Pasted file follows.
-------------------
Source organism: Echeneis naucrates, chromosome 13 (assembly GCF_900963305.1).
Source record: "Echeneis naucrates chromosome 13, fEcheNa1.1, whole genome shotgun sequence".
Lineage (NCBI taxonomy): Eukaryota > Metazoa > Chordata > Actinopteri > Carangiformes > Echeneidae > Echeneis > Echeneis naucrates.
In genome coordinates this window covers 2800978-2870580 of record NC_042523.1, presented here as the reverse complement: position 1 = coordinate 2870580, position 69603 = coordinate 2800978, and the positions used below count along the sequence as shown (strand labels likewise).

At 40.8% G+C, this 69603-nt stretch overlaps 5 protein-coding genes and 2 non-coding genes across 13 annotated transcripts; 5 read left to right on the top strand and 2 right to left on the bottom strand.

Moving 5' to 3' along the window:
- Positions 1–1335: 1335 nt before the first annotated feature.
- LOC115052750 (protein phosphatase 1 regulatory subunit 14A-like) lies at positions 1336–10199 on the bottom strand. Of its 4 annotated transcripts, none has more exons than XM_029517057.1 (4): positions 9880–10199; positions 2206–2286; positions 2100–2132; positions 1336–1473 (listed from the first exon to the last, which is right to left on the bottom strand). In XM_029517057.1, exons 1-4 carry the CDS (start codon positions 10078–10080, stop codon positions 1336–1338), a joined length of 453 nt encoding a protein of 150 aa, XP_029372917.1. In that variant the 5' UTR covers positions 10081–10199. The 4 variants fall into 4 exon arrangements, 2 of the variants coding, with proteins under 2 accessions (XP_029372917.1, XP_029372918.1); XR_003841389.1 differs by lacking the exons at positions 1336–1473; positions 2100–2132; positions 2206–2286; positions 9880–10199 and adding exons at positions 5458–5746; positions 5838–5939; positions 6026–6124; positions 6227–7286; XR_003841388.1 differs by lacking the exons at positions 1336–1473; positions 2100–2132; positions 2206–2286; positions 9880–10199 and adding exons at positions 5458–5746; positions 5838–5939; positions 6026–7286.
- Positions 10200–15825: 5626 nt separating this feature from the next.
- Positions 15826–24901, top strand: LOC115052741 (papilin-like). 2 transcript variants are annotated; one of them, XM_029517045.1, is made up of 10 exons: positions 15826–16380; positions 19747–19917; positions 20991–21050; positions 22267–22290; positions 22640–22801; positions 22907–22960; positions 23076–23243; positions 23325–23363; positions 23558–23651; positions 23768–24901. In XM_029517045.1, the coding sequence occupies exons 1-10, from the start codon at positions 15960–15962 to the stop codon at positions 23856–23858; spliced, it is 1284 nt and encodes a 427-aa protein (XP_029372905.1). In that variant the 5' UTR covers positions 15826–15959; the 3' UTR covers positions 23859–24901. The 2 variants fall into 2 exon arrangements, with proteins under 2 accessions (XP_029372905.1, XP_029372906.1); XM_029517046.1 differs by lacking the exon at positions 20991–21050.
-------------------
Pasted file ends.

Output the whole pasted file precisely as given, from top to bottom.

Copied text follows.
Source organism: Echeneis naucrates, chromosome 13 (assembly GCF_900963305.1).
Source record: "Echeneis naucrates chromosome 13, fEcheNa1.1, whole genome shotgun sequence".
Lineage (NCBI taxonomy): Eukaryota > Metazoa > Chordata > Actinopteri > Carangiformes > Echeneidae > Echeneis > Echeneis naucrates.
In genome coordinates this window covers 2800978-2870580 of record NC_042523.1, presented here as the reverse complement: position 1 = coordinate 2870580, position 69603 = coordinate 2800978, and the positions used below count along the sequence as shown (strand labels likewise).

At 40.8% G+C, this 69603-nt stretch overlaps 5 protein-coding genes and 2 non-coding genes across 13 annotated transcripts; 5 read left to right on the top strand and 2 right to left on the bottom strand.

Moving 5' to 3' along the window:
- Positions 1–1335: 1335 nt before the first annotated feature.
- LOC115052750 (protein phosphatase 1 regulatory subunit 14A-like) lies at positions 1336–10199 on the bottom strand. Of its 4 annotated transcripts, none has more exons than XM_029517057.1 (4): positions 9880–10199; positions 2206–2286; positions 2100–2132; positions 1336–1473 (listed from the first exon to the last, which is right to left on the bottom strand). In XM_029517057.1, exons 1-4 carry the CDS (start codon positions 10078–10080, stop codon positions 1336–1338), a joined length of 453 nt encoding a protein of 150 aa, XP_029372917.1. In that variant the 5' UTR covers positions 10081–10199. The 4 variants fall into 4 exon arrangements, 2 of the variants coding, with proteins under 2 accessions (XP_029372917.1, XP_029372918.1); XR_003841389.1 differs by lacking the exons at positions 1336–1473; positions 2100–2132; positions 2206–2286; positions 9880–10199 and adding exons at positions 5458–5746; positions 5838–5939; positions 6026–6124; positions 6227–7286; XR_003841388.1 differs by lacking the exons at positions 1336–1473; positions 2100–2132; positions 2206–2286; positions 9880–10199 and adding exons at positions 5458–5746; positions 5838–5939; positions 6026–7286.
- Positions 10200–15825: 5626 nt separating this feature from the next.
- Positions 15826–24901, top strand: LOC115052741 (papilin-like). 2 transcript variants are annotated; one of them, XM_029517045.1, is made up of 10 exons: positions 15826–16380; positions 19747–19917; positions 20991–21050; positions 22267–22290; positions 22640–22801; positions 22907–22960; positions 23076–23243; positions 23325–23363; positions 23558–23651; positions 23768–24901. In XM_029517045.1, the coding sequence occupies exons 1-10, from the start codon at positions 15960–15962 to the stop codon at positions 23856–23858; spliced, it is 1284 nt and encodes a 427-aa protein (XP_029372905.1). In that variant the 5' UTR covers positions 15826–15959; the 3' UTR covers positions 23859–24901. The 2 variants fall into 2 exon arrangements, with proteins under 2 accessions (XP_029372905.1, XP_029372906.1); XM_029517046.1 differs by lacking the exon at positions 20991–21050.